Additionally, some assignments (such as essays) will still be submitted through Turn It In.Com. Currently the Motif essay for your reading of "Of Mice & Men" or "Their Eyes Were Watching God" comparing a motif with one shared in "The Great Gatsby" will still be due at 11:59 P.M. on Monday, April 6th. The assignment is now visible on Turn It In.com and may be submitted anytime at this point.
If you have NOT yet joined Turn It In.com, please be sure you do so! The directions on joining and the specific codes are located right here in this folder on this website.
Additionally, late work penalties are on hold currently for at least the first two weeks of "online school." This is directly from the district. This means, yes, you can submit an assignment a few days late and not have it docked. Until we are back to "in person" classes, this will be the case. Please try to keep up with the deadlines, however, or you may be buried later on.
If you want to turn in late work from assignments this semester, you can e-mail them to me and I will get them graded in a timely way.
Please feel free to e-mail me any questions or concerns. I will be checking my e-mail at least once a day during this very unusual closure and will respond as timely as I can to any questions or concerns with the class. I will be pushing out an e-mail to all students and parents next week with more specific information. (Plans are a moving target at this point with how this will all come together.)
Once again, please take care of yourselves and be safe.
Saturday, March 14, 2020
Students and Parents:
With the abrupt closure of school for at least two weeks, let me address a few items of concern or FAQs.
1) All project deadlines are obviously moved forward. For your Harlem Renaissance project, you simply have more time to prepare. Do not worry about submitting me files on Monday or Tuesday this week because the deadline is bumped forward by at least two weeks now.
If we are shut down for a more prolonged period of time, I may have you do some sort of alternate assignment with your person and info rather than an in-person presentation as was the plan. It is too early for me to make this decision now.
2) Assignments over the "break": Keep reading your chose novel ("Of Mice & Men" or "Their Eyes Were Watching God"). When we return from our long break, there will still be the quiz. If we, once again, have a longer break or the class shifts online (this is possible) I may alter this a bit and it may take an online test format. Once again, it is too soon to make this call.
The other big assignment was the motif essay. I am keeping that due date and assignment; it was to be due at 11:59 P.M. on Monday, April 6th. It was assigned to be submitted on Turn It In.com, so as long as you have Internet access, you can still get it in and I can grade it. The assignment is now visible on Turn It In.com. If you need the code to join the class, please check the appropriate folder with that information in it on this website. (Scroll past the announcements.)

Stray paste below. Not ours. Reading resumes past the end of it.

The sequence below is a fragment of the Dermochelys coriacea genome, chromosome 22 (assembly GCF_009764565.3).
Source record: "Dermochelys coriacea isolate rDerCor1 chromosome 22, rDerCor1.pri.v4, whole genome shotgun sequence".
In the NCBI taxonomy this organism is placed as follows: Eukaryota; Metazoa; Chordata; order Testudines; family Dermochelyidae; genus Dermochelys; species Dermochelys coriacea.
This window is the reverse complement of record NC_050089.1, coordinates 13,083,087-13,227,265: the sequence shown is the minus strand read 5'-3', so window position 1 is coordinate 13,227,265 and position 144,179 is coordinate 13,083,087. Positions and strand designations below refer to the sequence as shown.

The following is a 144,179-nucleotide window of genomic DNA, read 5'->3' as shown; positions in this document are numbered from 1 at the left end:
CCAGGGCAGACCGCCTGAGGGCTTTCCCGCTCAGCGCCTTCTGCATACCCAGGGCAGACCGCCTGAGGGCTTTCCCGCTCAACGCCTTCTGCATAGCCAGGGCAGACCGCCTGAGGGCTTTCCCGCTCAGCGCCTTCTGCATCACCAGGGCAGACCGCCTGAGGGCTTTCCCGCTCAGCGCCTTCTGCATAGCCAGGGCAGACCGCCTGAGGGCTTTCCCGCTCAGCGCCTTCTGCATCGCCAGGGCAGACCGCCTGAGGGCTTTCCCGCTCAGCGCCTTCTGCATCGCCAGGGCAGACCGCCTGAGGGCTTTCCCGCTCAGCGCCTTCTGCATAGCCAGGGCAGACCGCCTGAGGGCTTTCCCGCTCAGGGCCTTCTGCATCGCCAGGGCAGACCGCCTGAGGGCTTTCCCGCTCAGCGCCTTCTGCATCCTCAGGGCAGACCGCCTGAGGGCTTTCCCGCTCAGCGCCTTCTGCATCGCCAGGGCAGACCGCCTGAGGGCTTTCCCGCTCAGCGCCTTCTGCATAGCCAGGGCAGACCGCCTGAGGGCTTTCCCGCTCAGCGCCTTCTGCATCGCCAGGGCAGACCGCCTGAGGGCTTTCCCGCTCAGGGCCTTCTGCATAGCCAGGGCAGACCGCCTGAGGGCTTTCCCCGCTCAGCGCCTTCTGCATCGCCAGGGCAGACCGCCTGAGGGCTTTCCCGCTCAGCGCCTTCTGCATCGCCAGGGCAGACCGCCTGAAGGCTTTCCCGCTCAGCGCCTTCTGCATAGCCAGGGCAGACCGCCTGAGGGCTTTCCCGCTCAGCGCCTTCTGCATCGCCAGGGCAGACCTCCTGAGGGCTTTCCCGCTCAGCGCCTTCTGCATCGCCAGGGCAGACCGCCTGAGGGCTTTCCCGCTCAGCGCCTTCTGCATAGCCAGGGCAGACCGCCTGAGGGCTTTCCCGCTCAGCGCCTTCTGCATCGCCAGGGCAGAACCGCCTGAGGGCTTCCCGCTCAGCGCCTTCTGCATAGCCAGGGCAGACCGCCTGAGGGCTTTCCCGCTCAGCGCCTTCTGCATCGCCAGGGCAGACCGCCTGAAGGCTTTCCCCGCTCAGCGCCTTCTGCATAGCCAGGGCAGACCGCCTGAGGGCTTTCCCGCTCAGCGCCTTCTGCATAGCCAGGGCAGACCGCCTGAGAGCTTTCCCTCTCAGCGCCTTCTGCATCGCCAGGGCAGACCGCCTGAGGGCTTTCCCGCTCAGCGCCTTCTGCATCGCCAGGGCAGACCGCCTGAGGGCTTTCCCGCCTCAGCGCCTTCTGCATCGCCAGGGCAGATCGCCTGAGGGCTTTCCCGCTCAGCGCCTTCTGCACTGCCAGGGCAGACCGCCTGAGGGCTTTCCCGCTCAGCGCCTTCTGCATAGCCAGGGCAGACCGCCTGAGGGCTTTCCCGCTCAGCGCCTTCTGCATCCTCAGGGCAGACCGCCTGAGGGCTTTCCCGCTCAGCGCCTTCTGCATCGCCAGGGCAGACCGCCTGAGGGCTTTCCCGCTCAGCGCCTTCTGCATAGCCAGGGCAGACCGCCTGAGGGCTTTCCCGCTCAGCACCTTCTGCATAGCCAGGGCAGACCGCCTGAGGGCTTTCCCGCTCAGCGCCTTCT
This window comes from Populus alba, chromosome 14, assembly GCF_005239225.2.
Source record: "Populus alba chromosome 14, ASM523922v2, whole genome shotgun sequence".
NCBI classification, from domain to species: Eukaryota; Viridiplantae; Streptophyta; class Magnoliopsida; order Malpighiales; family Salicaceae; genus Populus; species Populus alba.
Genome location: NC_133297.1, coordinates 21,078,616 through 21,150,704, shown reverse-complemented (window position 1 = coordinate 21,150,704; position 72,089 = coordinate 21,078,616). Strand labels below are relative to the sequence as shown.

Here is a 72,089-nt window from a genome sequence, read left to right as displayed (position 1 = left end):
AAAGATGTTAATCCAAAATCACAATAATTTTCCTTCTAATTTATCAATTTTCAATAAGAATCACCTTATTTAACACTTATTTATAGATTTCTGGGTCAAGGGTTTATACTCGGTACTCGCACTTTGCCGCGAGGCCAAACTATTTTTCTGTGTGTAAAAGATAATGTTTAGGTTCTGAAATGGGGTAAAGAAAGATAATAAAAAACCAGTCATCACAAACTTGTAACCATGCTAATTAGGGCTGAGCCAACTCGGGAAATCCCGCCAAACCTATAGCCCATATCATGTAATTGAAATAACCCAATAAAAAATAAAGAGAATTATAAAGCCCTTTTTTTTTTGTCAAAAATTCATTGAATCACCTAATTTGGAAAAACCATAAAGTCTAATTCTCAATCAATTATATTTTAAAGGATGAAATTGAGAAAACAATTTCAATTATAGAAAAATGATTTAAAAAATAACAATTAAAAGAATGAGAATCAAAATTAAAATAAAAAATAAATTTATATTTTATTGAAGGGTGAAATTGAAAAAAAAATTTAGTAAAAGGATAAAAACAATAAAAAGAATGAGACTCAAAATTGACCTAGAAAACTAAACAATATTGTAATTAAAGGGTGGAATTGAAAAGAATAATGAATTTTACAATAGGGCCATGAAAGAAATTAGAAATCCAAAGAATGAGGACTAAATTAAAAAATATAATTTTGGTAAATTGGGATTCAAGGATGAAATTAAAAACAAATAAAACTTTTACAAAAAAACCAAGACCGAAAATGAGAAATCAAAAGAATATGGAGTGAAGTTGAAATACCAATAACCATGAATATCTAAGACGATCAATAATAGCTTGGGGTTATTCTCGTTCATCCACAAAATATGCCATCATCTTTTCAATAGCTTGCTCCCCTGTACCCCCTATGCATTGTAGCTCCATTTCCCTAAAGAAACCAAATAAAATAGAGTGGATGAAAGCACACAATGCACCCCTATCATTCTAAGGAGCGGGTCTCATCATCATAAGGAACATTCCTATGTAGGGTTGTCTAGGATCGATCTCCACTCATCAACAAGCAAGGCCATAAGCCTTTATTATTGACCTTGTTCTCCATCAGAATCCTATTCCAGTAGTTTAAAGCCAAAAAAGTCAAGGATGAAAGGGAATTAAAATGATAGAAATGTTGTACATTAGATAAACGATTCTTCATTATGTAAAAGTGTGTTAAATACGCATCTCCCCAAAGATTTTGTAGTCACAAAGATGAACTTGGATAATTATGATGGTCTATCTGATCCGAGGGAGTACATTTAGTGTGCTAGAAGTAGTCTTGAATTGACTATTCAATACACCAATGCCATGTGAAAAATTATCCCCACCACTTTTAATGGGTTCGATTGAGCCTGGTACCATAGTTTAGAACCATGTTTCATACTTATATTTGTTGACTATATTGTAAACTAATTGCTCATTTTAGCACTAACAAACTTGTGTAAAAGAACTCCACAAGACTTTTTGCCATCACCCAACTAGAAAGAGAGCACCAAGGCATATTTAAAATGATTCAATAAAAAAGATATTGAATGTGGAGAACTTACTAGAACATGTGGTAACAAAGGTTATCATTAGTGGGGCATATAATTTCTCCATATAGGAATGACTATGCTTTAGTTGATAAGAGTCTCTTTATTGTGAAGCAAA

3) Making up assignments or turning in late work. You are all allowed to do this, of course. Submitting it may get complicated. Hold onto it for now; if we do not return to the physical classroom on March 30th, I will come up with something that will likely use Google Classroom and/or my school e-mail. All assignments up to the moment are available online on this page. (Scroll past these announcements.)
If you need to make up a quiz, sit tight. Once again, if we do not return to the building for a while yet, I will come up with an alternative of some sort.
I will be going to campus on Monday (3/16), when we are allowed to do so for a few hours, to retrieve all paper assignments turned in as of yesterday (Fri 3/13). I will be updating the gradebook with those sometime this week.
Please be sure to visit this page during the break, as I may have more announcements and information come in as we know more about what the immediate future holds. I do know that there is a plan to conduct lessons online using Google Classroom or Canvas if we are to be closed beyond March 30th, but teachers are learning about it as we go. I do have my work laptop at home so I can easily access any files and other material that anyone may have a need for over our extended break.
I will be checking my e-mail at least once a day during this very unusual closure and will respond as timely as I can to any questions or concerns with the class.
Take care of yourselves and be safe.
Tuesday, February 25, 2020
Now that we have wrapped our study of The Great Gatsby, students are given a choice between two novels on which one to read next. The choices are: Their Eyes Were Watching God by Zora Neale Hurston or Of Mice & Men by John Steinbeck. Both deal with similar motifs and themes that came up in The Great Gatsby and will, in fact, be focusing on one of those motifs in a compare and contrast essay due in early April.